Saturday, 2 May 2020

Patents 101 - An Introduction to English Patent Law

Intellectual Property Office, Newport
Crown copyright

Jane Lambert

The slides and handouts for an online introduction to English patent law presented in 5 talks of approximately 45 minutes each.

Part and Topic
Part 1 The Basics
Part 2 Sources of law
Part 3: Patentability
Part 4  Applications
Part 5 Infringement

Part 1 focuses on "The Basics".  The key to understanding English patent law is that a patent represents a bargain with the public. There are several possible ways of rewarding innovation.  In the old Soviet days when the state owned all means of production, distribution and exchange inventors received certificates that entitled them to certain benefits. In most countries including the UK inventors are given a temporary monopoly of the manufacture, importation, distribution or use of their invention in return for disclosing it to the world.  The purpose of the monopoly is to give inventors or their successors an opportunity to recoup their investment in developing the invention and possibly earn a little bit extra as a reward. That bargain is reflected in the specification: the description or teaching being the inventor's side of the bargain and the claims or monopoly the public's.

Part 2 explores the sources of law, namely legislation and case law.  In contrast to other areas of IP law, there has never been much EU law in patents. Instead, the patent laws of most European countries including the UK's are harmonized by the European Patent Convention which is a treaty that lies outside the EU framework. This module explores the Convention and the Patents Act 1977 in detail. It also considers the courts and tribunals that decide patents cases, primarily the Patents Court, the Intellectual Property Enterprise Court and the Intellectual Property Office hearing officers.  Readers are introduced to the two main sets of law reports, the Reports of Patents Cases and the Fleet Street Reports.

Part 3 considers patentability, that is to say, the conditions for the grant of a patent.  Novelty and the expression "the state of the art" are discussed.  The Court of Appeal's test of novelty in General Tire & Rubber Co v Firestone Tyre & Rubber Co {1972] RPC 457 is considered.  The meaning of "inventive step", "the person skilled in the art", "common general knowledge" and "obviousness" are explored.  This module considers the exceptions in s.1 (2) and (3) and s.4A of the Patents Act and in particular the business method and computer programmes exclusions in s.1 (2) (c).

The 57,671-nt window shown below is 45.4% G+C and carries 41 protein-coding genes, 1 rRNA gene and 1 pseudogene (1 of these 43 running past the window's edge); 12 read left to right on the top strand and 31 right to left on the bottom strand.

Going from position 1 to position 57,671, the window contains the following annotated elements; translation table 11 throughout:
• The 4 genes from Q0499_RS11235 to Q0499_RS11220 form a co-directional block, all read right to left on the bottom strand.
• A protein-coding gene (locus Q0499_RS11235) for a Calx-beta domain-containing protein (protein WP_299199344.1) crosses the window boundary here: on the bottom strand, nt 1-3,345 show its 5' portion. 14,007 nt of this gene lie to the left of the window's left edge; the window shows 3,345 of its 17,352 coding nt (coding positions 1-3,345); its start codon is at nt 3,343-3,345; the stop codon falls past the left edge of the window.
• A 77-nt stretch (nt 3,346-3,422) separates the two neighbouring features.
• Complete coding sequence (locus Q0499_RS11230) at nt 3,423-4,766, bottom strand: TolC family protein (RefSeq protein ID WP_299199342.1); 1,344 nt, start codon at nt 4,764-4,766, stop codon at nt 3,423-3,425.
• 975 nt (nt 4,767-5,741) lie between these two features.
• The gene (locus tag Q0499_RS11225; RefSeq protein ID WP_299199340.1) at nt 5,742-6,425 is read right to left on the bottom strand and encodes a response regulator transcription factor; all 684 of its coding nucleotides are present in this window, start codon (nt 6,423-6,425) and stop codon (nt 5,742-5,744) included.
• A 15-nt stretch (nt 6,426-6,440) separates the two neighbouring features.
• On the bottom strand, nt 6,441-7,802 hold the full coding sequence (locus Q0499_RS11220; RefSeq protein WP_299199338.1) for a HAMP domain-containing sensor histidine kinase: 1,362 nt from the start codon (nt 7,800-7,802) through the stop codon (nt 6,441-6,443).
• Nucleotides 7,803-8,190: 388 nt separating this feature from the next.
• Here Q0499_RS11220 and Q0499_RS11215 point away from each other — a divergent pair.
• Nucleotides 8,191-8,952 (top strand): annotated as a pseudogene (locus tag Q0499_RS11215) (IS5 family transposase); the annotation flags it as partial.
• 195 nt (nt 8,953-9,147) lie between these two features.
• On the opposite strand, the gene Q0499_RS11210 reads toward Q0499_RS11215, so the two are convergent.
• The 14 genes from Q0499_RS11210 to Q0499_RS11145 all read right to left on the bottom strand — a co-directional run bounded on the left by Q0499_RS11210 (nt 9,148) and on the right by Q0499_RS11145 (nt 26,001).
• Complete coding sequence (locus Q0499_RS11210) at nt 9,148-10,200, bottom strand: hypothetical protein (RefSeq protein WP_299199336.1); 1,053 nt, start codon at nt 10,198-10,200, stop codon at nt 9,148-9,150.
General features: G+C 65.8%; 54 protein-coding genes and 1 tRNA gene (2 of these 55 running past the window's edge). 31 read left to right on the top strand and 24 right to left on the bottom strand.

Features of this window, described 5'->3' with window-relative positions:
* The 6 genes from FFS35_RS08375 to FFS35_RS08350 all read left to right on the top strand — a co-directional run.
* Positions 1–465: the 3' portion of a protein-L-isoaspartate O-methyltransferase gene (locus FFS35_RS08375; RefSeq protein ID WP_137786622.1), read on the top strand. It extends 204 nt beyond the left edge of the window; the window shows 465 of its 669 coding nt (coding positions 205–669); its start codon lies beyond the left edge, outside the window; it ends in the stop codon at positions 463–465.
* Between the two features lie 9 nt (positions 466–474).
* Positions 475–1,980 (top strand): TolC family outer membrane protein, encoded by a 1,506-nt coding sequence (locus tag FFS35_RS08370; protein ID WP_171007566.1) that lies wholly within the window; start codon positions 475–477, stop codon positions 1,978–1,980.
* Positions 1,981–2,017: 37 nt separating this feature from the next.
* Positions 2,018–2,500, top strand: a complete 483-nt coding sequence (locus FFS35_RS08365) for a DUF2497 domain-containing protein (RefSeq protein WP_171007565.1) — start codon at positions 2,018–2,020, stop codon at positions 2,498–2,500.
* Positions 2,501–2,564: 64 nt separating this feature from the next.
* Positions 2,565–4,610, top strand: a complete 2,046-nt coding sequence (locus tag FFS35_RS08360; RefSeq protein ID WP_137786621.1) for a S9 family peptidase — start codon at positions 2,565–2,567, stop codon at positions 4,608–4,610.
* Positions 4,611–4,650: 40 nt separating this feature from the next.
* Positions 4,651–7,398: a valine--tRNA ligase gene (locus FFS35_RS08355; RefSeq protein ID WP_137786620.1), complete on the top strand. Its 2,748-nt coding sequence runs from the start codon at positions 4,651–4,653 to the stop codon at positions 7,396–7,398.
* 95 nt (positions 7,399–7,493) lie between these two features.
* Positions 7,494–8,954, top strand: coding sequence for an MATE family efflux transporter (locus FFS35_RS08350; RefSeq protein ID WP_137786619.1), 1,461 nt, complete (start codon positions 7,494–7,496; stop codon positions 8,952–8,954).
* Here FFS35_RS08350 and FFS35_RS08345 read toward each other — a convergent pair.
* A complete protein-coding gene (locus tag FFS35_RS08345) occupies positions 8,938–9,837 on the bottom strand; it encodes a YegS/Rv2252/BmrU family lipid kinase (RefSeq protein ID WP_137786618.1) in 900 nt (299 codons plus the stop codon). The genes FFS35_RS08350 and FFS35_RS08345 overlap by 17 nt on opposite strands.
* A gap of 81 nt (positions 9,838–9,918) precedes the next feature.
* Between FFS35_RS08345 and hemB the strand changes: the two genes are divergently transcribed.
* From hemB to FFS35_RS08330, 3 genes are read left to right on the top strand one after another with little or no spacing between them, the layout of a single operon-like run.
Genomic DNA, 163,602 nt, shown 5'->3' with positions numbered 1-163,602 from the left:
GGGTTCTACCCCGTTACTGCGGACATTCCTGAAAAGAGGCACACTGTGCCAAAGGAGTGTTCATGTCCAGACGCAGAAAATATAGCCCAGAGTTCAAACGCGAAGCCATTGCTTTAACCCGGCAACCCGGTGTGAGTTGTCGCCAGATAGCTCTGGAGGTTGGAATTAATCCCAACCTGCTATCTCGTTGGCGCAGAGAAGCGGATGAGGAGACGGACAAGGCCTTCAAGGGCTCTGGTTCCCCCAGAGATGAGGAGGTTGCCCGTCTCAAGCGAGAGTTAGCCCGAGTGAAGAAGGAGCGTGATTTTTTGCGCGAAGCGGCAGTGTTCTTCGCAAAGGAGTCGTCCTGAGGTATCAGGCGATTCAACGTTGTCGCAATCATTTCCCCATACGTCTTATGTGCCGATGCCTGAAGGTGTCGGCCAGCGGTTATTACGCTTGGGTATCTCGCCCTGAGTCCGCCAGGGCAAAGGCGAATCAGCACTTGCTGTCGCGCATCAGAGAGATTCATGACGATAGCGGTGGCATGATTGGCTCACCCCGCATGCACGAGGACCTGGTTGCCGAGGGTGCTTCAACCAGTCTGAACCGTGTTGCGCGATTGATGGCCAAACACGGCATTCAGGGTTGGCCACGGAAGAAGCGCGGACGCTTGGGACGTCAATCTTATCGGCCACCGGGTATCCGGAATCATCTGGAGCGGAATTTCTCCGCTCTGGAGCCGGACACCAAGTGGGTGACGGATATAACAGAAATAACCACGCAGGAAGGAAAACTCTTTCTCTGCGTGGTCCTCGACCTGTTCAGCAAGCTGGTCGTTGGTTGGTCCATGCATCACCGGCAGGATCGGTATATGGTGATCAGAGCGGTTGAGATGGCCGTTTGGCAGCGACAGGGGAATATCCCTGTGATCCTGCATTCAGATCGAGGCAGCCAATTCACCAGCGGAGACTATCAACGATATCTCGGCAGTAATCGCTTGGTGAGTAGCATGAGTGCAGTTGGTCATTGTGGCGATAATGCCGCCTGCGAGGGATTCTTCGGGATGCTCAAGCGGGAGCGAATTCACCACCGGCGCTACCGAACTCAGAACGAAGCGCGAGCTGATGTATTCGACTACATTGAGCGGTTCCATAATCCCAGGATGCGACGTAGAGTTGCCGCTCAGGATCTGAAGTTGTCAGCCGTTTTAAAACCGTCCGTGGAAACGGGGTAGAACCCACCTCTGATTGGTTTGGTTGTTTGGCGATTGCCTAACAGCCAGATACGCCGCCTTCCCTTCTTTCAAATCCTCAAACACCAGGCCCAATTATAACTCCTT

Part 4 discusses the procedure by which a patent can be sought from the IPO, a European patent designation the UK from the PO and applications under the Patent Cooperation Treaty,  It also considers alternatives to patenting such as trade secrets or relying on unregistered designs right and copyright, costs and patent strategy.

The last part addresses infringement.  Starting with s,60 and s,125 (1) of the Patents Act it considers what constitutes infringement in practice and the need for specificity in paragraph 4 of the Part 63 Practice Direction.  In most infringement cases, the defendant attacks the validity of a patent on all the grounds set out in s.72 (1) of the Act. The construction or determining the precise meaning of a patent claim is crucial not just for deciding whether a claim has been infringed but also whether the claim is new or obvious.  The case law on construction has evolved over the years and these materials chart the evolution from Catnic through Improver, Kirin-Amgen, Eli Lilly v Actavis and subsequent cases.

Though everybody is welcome to download and use my Powerpoint slides and PDF handouts they should be aware that they are no substitute for an oral presentation whether online or in a conference room.  Slides and handouts contain markers and serve as aides memoire only.  Should anybody wish to discuss this course or anything else in the article, he or she should call me on 020 7404 5252 or send me a message through my contact form.

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